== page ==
It can be easy to come to the Big Island for the Ironman and become partially blind to where you are. Really, it is! You know you are on the Big Island because it's hot, you see the ocean on every run you do along Alii Drive as it winds its way along the Pacific, and you certainly are aware that this is not Kansas when you ride out along the Queen K Hwy, the road that defines the bike course.
But indeed blind you can become. As an athlete racing, your focus always ends up turning inward reading the dials that gauge how you feel and how you will deal with all this on race day. You can get a bad case of "body view only", that natural tendency to size up everyone you see swimming, cycling and running in the days leading up to this great race. It's overwhelming at times. Luis and I even joke in the months leading up to coming here that we have to get in shape to work the booth at the sports expo! Can't show up all out of shape with thousands of the fittest hordes on the planet.
But lost in this fabric of athletic wonderment parading around is the beauty and power of this island that makes Ironman Hawaii one of the crown jewels of all sporting events. Mauna Kea, the tallest of the volcanoes that make up this land, if measured from its base at the ocean floor to the top of its peak is over 30,000 feet tall, enough to overshadow even Mt. Everest. And Mauna Loa, the second tallest here, is the single largest mountain mass on the planet. You could fit something like 15 Everests inside it. Yes, there is a reason they call this place The Big Island!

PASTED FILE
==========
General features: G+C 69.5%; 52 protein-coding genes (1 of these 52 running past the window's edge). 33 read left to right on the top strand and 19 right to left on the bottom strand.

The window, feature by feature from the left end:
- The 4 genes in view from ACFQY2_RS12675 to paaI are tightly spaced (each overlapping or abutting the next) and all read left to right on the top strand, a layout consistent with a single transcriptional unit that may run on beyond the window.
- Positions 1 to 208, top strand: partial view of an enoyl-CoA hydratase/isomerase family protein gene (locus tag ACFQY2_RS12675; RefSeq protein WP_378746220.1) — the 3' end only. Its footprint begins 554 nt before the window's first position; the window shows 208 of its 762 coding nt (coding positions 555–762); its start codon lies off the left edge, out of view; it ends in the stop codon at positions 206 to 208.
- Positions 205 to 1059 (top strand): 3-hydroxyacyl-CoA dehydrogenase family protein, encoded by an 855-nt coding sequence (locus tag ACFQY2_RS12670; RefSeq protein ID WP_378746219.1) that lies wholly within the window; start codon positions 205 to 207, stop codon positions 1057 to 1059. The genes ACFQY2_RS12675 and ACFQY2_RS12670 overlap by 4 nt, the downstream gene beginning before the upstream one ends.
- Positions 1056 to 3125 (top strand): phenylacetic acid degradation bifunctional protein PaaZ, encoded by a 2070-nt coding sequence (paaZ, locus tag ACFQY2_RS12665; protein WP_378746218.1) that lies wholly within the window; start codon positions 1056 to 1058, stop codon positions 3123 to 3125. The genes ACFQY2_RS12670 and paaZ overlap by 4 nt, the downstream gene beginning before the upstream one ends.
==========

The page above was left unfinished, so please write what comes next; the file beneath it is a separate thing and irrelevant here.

I could never see the beauty here in my early years of racing. It was just the most unforgiving environment possible for a race. The lava was like a place out of hell that spoke no words of kindness to my soul. I gained no solace from being here, only intimidation and fear. But over the span of six years and six races the Island wore me down. In 1989 I came more in search of a way to feel good than to walk away with a victory. And that made a defining shift. I was indeed finally able to see the incredible beauty of the lava's starkness. I could feel an undercurrent of consciousness in the island that was watching all I did that was begging me to just say "Hi", to give an acknowledgment that it was just as much a living, breathing organism as I was. I was affected by the beauty of this land.
Armed with peace rather than feeling at war with Hawaii, a missing piece feel in place that had eluded me since first setting foot on the race course. It's a lesson I try to relate to our athletes. But it's also one that usually comes when all else fails, when the numbers in the logbook don't fend off self-doubt or questioning during the race about why you are out there. Seeing beauty all around you will neutralize the moments in the race when you want to quick and can bring back trust it will all work out okay. Noticing a flower when your quads are screaming "Stop' can flip the race switch back to the "on" position, carrying you to the finish and the realization of a dream.